FIG. 22 is a flowchart showing an operation of the image data adjusting device 6 shown in FIG. 17, that is, an image data adjusting method according to the fourth preferred embodiment.

First at step S1, the foregoing neighborhood area X- and Y-direction tables are prepared. Then, at step S2, each of the line buffers 7A and 7B is initialized. Subsequently, at step S3, line data is read into the line buffers. Then, at step S4, the output pixel value calculation as shown in FIG. 21 is executed. At step S5, it is checked whether the process has been finished for pixels over the width of the neighborhood area. Then, at step S6, it is checked whether the process has been finished for pixels over the width of the input image. If answer at step S6 is positive, that is, if the process has been finished for one line of the output image, the routine process to step S7 where it is checked whether the process has been finished for pixels over the height of the neighborhood area. If finished at step S7, the routine proceeds to step S8 where the buffer is updated as explained with reference to FIG. 20. Then, at step S9, it is checked whether the process has been finished for all the input image lines. If positive, the routine is terminated.

<Effect of Fourth Embodiment>

FIG. 23 is a diagram for explaining calculation of the output pixel values.

As shown in FIG. 23, the pixel values of all the nine output pixels included in the neighborhood area can be calculated from the four input pixel values. Accordingly, by holding only the two-line input image data and alternately updating per one-line data, the pixel values of all the output pixels can be calculated in turn using the method of first degree interpolation so that a buffer memory area to be used can be largely reduced.

<Fifth Embodiment>

In the fourth preferred embodiment, seven-times addition and ten-times multiplication are carried out for deriving the pixel value of each of the output pixels included in the neighborhood area. On the other hand, by considering a regular relationship among positions of those output pixels, the calculation process can be further simplified.

FIG. 24 is a block diagram showing an image data adjusting device according to the fifth preferred embodiment.

The device stores pixels in line buffers 31A and 31B and carries out a calculation process similar to that of the fourth preferred embodiment, while further simplifying the calculation process. For the purpose thereof, a first degree interpolation data adjusting section 40 has a structure as shown in FIG. 24. The section 40 comprises a parameter calculator 41, a left-end pixel value memory 42, an adder 43, a ΔY memory 44, a ΔX1 memory 45, an adder 46, a ΔΔX memory 47, a current pixel memory 48 and an adder 49. An output of a neighborhood area table 32 is inputted into the parameter calculator 41. An output of the first degree interpolation data adjusting section 40 is stored in an output image frame buffer 34.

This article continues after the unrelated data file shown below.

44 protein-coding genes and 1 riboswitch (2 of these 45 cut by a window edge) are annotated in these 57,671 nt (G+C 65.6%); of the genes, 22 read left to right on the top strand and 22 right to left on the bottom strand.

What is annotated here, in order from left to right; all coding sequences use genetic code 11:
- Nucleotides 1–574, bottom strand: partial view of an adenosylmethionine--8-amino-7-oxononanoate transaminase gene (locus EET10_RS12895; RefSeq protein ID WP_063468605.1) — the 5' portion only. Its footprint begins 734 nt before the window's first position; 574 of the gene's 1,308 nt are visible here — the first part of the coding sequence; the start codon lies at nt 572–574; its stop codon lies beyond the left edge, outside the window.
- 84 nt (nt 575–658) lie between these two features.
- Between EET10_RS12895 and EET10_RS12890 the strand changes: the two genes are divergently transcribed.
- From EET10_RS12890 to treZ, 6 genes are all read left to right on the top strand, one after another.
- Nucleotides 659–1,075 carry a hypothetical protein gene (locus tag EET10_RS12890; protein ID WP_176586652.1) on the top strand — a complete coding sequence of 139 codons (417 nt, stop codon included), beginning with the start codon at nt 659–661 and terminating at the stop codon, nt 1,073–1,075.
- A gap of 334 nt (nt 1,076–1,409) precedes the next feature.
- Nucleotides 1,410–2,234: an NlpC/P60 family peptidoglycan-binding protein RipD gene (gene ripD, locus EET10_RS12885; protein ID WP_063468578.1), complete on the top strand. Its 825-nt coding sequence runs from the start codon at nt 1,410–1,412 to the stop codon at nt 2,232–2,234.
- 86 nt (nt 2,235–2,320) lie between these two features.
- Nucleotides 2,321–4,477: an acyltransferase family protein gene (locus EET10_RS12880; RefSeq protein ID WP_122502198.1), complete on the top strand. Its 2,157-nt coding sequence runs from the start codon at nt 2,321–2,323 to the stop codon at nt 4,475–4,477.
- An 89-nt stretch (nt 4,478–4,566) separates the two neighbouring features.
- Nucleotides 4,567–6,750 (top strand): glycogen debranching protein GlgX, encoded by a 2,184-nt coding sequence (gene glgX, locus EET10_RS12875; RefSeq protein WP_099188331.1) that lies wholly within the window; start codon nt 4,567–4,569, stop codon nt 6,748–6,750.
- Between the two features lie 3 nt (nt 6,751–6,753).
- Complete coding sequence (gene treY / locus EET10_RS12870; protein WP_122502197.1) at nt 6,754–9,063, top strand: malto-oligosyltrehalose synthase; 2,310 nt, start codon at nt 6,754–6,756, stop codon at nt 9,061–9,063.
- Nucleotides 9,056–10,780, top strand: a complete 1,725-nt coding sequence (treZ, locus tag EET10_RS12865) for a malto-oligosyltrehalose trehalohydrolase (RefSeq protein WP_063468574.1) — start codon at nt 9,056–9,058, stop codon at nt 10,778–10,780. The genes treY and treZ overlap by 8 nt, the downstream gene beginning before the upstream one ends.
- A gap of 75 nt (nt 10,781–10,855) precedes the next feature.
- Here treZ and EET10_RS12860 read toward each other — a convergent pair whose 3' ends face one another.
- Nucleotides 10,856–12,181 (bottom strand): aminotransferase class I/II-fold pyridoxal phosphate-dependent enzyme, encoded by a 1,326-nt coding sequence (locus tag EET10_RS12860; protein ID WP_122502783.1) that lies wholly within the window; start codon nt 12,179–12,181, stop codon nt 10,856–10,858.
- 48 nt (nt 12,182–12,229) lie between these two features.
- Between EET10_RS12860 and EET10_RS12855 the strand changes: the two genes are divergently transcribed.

FIG. 25 is a diagram for explaining an interrelation among dots (pixels).

In this embodiment, the calculation process is simplified using this dot interrelation. Specifically, as shown in FIG. 25, it is assumed that the nine output pixels are included in the neighborhood area as in the fourth preferred embodiment. In this case, an interval in the X-direction between the adjacent pixels can be set to α, and an interval in the Y-direction between the adjacent pixels can be set to β. Since the intervals between the adjacent pixels in the X- and Y-directions are constant, by deriving a pixel value of an upper-left end output pixel D1 and pixel value differences ΔX1 and ΔY, pixel values of the pixels located at the right side or the lower side relative to the pixel D1 can be derived in turn through a conversion process. Specifically, pixel values of all the output pixels included in the neighborhood area can be derived based on the pixel value of D1, ΔX1, ΔY and ΔΔX. In this embodiment, the calculation process of each pixel value is simplified using this principle.

FIG. 26 is a diagram for explaining an interrelation among dots (pixels) in further detail.

In FIG. 26, a calculation expression for deriving each pixel value is shown. As appreciated, if a pixel value of an upper-left end pixel P1 is derived, pixel values of the other pixels in the neighborhood area can be derived through simple calculation.

FIG. 27 is a flowchart showing an operation of the image data adjusting device shown in FIG. 24, that is, an image data adjusting method according to the fifth preferred embodiment.